01. What I can expect in therapy?
02. What will my therapist expect from me in therapy?
03. How frequently will I see my therapist and how long will therapy last?
04. How do I pay for services?
05. What is the difference between a psychologist and a psychiatrist?
06. How do I choose a psychologist?
07. What can I do to get ready for therapy?
08. What about confidentiality?
09. Cancellation policy
10. How will I know if I am getting better?
Q: What I can expect in therapy?
A: During your initial meeting, Dr. Hart will ask you about the problems that brought you into therapy. The initial session or two will be an opportunity for you to judge whether you feel comfortable with Dr. Hart and he will assess whether his skills match your needs.
Once treatment has been commenced, you and Dr. Hart will work together to develop a therapy plan that addresses your most significant concerns. Cognitive-behavioural therapy often involves setting goals for yourself between therapy sessions.
Dr. Hart believes that the success of therapy is best measured by the occurrence of positive changes in your day-to-day life. The between-session goals you set with your therapist might include scheduling activities, tracking your thoughts and moods, challenging negative thoughts, and attempting new types of behaviours and coping skills.
Q: What will my therapist expect from me in therapy?
A: Effective treatment requires you to regularly attend your sessions and for you to be willing to complete self-help goals between sessions. These goals will be mutually agreed upon by you and your therapist.
Q: How frequently will I see my therapist and how long will therapy last?
A: Typically, therapy sessions are scheduled on a weekly basis. Sessions are generally 50 minutes in duration. Usually the decision regarding to terminate therapy is made cooperatively between you and Dr. Hart.
For some individuals with less severe symptoms, therapy may last only a short time (8-16 sessions). Individuals with more long-standing problems may choose to stay in therapy for a longer period.
A: Psychological services are not covered by OHIP. Check with your employer to see if your extended health care benefits cover some, or all fees. You will be provided a receipt after each session that you can submit for re-imbursement. Payment can be made by cheque or cash at the end of each session.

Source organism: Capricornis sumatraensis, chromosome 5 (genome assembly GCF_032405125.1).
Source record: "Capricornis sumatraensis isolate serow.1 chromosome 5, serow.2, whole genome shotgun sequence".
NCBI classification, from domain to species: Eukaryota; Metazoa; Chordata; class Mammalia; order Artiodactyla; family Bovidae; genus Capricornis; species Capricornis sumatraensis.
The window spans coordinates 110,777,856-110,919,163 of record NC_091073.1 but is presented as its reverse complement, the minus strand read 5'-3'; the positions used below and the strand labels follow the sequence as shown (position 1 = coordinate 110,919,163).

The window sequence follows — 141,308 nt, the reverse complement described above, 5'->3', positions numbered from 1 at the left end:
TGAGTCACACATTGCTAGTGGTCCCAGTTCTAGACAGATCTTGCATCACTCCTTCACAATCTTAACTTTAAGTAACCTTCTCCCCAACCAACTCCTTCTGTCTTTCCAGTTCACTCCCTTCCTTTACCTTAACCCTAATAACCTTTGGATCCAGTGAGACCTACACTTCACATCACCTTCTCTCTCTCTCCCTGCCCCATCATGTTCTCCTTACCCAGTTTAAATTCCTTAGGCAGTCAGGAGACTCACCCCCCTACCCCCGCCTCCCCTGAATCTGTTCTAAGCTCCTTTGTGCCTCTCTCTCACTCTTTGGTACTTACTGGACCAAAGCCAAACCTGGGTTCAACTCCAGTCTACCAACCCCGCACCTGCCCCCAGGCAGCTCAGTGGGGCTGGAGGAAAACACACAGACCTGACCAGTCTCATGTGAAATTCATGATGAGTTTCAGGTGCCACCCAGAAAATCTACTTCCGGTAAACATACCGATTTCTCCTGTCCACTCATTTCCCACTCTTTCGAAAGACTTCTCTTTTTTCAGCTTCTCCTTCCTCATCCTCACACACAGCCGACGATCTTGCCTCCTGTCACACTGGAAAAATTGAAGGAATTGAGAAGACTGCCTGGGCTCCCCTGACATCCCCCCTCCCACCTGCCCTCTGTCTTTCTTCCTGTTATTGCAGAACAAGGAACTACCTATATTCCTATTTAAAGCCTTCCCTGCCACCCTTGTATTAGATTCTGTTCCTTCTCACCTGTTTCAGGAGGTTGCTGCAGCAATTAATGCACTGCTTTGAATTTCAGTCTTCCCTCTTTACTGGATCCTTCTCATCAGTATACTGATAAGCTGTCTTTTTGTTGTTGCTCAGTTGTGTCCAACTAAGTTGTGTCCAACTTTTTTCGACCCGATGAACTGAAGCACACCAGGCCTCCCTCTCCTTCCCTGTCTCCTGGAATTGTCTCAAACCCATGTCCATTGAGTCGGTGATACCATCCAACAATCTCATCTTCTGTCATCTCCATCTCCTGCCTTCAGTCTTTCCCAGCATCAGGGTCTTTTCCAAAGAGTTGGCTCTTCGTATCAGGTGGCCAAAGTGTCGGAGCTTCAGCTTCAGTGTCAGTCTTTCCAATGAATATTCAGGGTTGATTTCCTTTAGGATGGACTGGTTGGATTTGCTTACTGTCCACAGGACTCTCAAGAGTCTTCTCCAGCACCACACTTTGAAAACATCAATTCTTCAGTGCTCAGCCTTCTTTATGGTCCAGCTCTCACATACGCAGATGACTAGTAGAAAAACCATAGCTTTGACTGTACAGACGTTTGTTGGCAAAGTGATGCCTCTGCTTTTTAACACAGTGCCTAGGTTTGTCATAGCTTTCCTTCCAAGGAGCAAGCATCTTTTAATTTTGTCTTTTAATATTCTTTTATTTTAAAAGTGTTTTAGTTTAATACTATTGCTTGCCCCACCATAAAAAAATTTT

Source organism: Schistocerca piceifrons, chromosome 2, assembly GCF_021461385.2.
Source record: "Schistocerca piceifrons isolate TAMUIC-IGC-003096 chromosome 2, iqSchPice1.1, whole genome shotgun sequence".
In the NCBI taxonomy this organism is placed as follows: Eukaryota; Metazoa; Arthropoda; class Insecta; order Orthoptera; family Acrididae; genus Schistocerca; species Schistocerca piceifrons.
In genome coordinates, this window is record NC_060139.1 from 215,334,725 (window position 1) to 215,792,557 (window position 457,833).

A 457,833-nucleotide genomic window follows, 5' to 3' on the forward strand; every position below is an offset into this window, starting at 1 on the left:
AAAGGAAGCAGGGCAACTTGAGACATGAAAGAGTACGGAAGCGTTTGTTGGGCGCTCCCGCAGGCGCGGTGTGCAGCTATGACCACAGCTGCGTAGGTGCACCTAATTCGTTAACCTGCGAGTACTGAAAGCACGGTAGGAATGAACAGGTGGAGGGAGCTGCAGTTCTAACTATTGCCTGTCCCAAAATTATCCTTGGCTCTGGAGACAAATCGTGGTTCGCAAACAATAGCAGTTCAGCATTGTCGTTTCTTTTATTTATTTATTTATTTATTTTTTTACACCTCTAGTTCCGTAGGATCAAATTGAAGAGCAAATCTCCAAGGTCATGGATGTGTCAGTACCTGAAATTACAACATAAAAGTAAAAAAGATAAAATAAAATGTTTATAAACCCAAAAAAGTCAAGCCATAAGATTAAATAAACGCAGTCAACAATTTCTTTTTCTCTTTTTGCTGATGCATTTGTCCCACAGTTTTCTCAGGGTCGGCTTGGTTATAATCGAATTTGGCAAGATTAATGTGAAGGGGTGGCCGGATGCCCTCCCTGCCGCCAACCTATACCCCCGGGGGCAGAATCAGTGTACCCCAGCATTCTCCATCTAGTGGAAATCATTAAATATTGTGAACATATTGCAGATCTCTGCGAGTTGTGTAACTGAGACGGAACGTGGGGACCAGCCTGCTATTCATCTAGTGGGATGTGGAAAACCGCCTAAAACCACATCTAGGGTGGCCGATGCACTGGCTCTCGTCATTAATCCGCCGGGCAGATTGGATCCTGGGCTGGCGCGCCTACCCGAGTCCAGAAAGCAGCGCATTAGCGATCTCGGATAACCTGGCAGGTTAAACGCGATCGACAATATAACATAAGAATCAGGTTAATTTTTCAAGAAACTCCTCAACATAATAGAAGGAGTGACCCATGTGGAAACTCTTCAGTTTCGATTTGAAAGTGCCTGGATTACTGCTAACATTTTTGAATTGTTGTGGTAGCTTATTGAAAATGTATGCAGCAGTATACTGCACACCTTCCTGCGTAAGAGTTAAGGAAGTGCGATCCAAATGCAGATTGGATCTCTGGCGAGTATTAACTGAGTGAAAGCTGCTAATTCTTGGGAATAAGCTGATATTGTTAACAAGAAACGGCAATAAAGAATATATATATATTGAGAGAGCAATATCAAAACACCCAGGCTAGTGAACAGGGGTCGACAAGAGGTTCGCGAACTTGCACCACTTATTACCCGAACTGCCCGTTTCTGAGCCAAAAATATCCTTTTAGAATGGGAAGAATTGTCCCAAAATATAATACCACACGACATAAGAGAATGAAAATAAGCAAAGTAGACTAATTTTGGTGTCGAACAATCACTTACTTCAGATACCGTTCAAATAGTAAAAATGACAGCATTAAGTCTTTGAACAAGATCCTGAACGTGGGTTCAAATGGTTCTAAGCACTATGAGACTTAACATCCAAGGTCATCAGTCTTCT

Q: What is the difference between a psychologist and a psychiatrist?
A:A psychiatrist has a medical degree and then completes a specialized training in psychiatry. Psychiatrists prescribe medications and typically emphasize medication management in their treatment of individuals.
Psychologists receive a doctoral degree in psychology and are registered by the College of Psychologists of Ontario. A psychologist receives specialized intensive training in psychological interventions. A psychologist, having a PhD, is also trained in the integration of scientific knowledge of psychology with clinical practice.
Q: How do I choose a psychologist?
A: It entirely acceptable to interview your potential therapist about his or her treatment approach and ask whether he or she has had experience in dealing with your type of problem.
Research has found that one of the important determinants of the success of psychotherapy is the strength of the relationship between the therapist and the client. You should feel comfortable with, and understood by, your therapist.
Q: What can I do to get ready for therapy?
A: Envision what changes you would like to see after you have completed therapy. What type of changes you would like to make in your work, family, and social life? What symptoms or problems have been bothering you that you would like to reduce?
Q: What about confidentiality?
A: Everything you tell a psychologist is confidential and no information is released without your consent. The only exceptions to confidentiality are: situations in which breaking confidentiality is required to protect yourself or someone else in immediate physical danger, to inform the Children’s Aid Society if a child is in need of protection, in the case of a subpoena from a court of law, and to make a report to a health professional regulatory body if information comes to light that a health professional has sexually abused a client/patient.
A: Once you begin psychotherapy, a regular session time will be reserved for you. If you are not able to attend your appointment please call at least 24 hours beforehand so this time can be offered to another patient. You will be charged for appointments that you do not cancel 24 hours beforehand; however this fee will be waived in case of illness or emergency.
Q: How will I know if I am getting better?
A: You will identify specific goals early in therapy with Dr. Hart. As therapy progresses, you can evaluate if you are becoming less depressed, anxious, or distressed, and/or whether your social relationships are improving. Dr. Hart will frequently obtain feedback from you regarding your progress. He also regularly uses questionnaires that are specifically designed to assess progress toward your specific goals.